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Ongoing copper strike may erode US labor bargaining patterns

By Ed TownsendSpecial to The Christian Science Monitor / December 3, 1984



About 1,700 striking copper miners and their families face a second Christmas with belts tightened and dwindling hopes of returning to jobs with the Phelps Dodge Company in Arizona and Texas.

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Members of 13 unions struck the major copper producer on July 1, 1983, in a labor contract dispute. There has been no progress toward a settlement in 17 months, as Phelps Dodge continues to operate with supervisors and newly recruited production workers denounced as ''strikebreakers'' by the United Steel Workers (USW) and a dozen smaller unions.

The fight between the company and union is primarily over the company's refusal to go along with an industry bargaining-pattern agreement and its insistence on negotiating contract terms that fit its own particular needs. In other 1983 negotiations, the unions, led by the USW, gave concessions intended to bolster the severely depressed copper industry. Phelps Dodge, which claimed that its contract had higher labor costs than competitive companies, asked for other concessions.

The struggle against acceptance of an industry bargaining-pattern agreement could have an important effect on 1985 labor talks, particularly those in the trucking industry. Many employers under contract with the International Brotherhood of Teamsters have broken away from past bargaining policies and said they will negotiate on a one-to-one basis with the IBT starting in March.

The United Steel Workers also faces a partial breakup of traditional industrywide bargaining when it negotiates with the steel industry.

USW president Lynn Williams told a mid-November rally of Phelps Dodge strikers in Tucson, Ariz., that their strike is ''one of the greatest causes the labor movement has faced'' in more than three decades. ''You are battling for all labor,'' Mr. Williams said. ''You are not alone. You have the support of the labor movement.''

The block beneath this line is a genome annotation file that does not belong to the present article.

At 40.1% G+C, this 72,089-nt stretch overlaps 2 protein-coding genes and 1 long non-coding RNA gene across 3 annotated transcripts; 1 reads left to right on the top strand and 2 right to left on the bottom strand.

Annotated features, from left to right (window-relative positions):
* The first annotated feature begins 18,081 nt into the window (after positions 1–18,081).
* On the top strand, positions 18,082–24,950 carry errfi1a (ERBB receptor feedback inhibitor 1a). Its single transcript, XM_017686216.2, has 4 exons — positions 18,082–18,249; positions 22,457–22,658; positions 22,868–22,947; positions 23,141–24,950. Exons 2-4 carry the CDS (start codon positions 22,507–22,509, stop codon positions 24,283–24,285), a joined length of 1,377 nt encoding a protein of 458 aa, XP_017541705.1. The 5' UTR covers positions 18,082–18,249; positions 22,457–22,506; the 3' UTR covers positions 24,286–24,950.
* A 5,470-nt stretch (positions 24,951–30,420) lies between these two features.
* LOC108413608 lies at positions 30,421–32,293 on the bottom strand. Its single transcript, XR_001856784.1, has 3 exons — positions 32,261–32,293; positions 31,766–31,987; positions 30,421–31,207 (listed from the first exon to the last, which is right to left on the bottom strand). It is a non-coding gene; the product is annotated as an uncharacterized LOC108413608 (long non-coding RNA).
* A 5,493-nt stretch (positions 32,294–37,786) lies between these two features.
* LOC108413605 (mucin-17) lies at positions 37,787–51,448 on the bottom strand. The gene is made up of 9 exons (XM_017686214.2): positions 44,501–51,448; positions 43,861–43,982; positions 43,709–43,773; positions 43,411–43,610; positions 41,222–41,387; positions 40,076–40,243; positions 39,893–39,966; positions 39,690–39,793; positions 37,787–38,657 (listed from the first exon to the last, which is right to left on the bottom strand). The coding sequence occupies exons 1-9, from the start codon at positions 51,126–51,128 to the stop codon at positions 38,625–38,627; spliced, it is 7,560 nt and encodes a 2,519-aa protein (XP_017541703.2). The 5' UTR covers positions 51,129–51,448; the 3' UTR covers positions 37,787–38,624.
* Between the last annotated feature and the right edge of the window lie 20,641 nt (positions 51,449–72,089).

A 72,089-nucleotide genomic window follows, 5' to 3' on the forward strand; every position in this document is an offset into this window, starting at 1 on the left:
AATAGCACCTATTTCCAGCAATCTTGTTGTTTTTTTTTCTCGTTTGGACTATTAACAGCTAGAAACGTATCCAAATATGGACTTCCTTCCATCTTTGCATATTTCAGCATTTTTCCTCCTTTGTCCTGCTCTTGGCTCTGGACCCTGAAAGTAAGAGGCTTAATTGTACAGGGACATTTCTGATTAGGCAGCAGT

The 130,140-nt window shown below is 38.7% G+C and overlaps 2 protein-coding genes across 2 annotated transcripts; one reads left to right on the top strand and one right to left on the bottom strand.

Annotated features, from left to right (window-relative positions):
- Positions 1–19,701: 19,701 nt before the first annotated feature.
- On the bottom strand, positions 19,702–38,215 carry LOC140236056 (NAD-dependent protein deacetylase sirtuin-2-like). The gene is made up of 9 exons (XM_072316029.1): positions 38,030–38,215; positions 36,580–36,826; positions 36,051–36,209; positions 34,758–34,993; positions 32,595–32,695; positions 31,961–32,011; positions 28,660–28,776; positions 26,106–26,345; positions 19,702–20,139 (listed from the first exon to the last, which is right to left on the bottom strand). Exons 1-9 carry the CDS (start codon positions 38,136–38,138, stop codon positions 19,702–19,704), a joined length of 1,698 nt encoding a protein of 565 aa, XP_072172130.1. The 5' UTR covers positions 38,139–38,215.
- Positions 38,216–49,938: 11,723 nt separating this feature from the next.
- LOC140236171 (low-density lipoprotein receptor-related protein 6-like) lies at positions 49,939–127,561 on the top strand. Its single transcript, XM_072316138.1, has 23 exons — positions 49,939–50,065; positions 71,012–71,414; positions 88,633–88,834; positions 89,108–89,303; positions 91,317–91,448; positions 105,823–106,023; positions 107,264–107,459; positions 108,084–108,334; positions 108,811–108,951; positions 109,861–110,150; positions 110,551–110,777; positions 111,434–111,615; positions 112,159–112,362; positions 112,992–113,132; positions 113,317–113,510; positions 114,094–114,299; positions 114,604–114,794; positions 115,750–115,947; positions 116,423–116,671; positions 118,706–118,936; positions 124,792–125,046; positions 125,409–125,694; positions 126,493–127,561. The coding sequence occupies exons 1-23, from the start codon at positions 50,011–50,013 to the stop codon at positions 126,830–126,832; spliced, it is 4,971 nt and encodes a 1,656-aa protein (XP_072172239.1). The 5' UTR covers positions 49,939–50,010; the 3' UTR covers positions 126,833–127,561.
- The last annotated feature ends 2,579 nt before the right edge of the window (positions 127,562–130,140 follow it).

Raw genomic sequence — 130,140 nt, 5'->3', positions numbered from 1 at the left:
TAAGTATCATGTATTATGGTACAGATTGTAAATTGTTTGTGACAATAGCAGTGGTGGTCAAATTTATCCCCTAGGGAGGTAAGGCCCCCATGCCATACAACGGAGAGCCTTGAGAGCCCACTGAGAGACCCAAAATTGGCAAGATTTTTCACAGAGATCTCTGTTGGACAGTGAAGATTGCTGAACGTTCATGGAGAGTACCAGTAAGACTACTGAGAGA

The strongest support has come from the USW, although other unions have contributed to strike relief funds and are now collecting money, food, clothing, and toys for strikers' families for the holidays. The USW has spent about $10 million to support the strike and has pledged to continue to provide financial help ''for as long as it takes to achieve strike goals.''

AFL-CIO president Lane Kirkland and other representatives of the national labor movement attended a Tucson rally Nov. 19 to reinforce the drooping spirits of the strikers. Mr. Kirkland told the gathering, to which strikers were bused from four Phelps Dodge operations in Arizona and one in Texas, that the ''entire trade-union movement'' is ''solidly in support'' of the strike.

While the strike still appears to have a solid base, hundreds who walked out have returned to jobs. Phelps Dodge is still in operation. And the striking unions appear in jeopardy of losing bargaining rights through decertification votes conducted by the National Labor Relations Board. The official results have not been announced, but with strikers barred from voting, unofficial counts show that El Paso, Texas, workers rejected representation by a striking union and Arizona workers also appear to have voted to oust the unions.